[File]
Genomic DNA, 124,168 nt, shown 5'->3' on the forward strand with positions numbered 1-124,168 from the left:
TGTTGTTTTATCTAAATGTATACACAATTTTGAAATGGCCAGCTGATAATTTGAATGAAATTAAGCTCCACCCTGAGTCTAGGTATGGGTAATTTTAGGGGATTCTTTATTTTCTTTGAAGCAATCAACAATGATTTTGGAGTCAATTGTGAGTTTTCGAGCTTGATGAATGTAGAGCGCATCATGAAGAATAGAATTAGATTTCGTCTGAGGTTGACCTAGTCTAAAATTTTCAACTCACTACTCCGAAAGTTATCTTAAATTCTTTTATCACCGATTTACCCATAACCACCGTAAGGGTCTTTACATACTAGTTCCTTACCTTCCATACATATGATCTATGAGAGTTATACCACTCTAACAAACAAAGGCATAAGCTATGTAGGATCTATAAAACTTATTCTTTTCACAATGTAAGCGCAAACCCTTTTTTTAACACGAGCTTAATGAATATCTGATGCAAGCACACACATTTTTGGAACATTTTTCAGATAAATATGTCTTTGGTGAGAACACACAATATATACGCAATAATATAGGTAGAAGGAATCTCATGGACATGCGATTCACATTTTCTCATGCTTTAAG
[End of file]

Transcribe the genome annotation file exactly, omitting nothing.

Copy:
Genomic DNA, 124,168 nt, shown 5'->3' on the forward strand with positions numbered 1-124,168 from the left:
TGTTGTTTTATCTAAATGTATACACAATTTTGAAATGGCCAGCTGATAATTTGAATGAAATTAAGCTCCACCCTGAGTCTAGGTATGGGTAATTTTAGGGGATTCTTTATTTTCTTTGAAGCAATCAACAATGATTTTGGAGTCAATTGTGAGTTTTCGAGCTTGATGAATGTAGAGCGCATCATGAAGAATAGAATTAGATTTCGTCTGAGGTTGACCTAGTCTAAAATTTTCAACTCACTACTCCGAAAGTTATCTTAAATTCTTTTATCACCGATTTACCCATAACCACCGTAAGGGTCTTTACATACTAGTTCCTTACCTTCCATACATATGATCTATGAGAGTTATACCACTCTAACAAACAAAGGCATAAGCTATGTAGGATCTATAAAACTTATTCTTTTCACAATGTAAGCGCAAACCCTTTTTTTAACACGAGCTTAATGAATATCTGATGCAAGCACACACATTTTTGGAACATTTTTCAGATAAATATGTCTTTGGTGAGAACACACAATATATACGCAATAATATAGGTAGAAGGAATCTCATGGACATGCGATTCACATTTTCTCATGCTTTAAG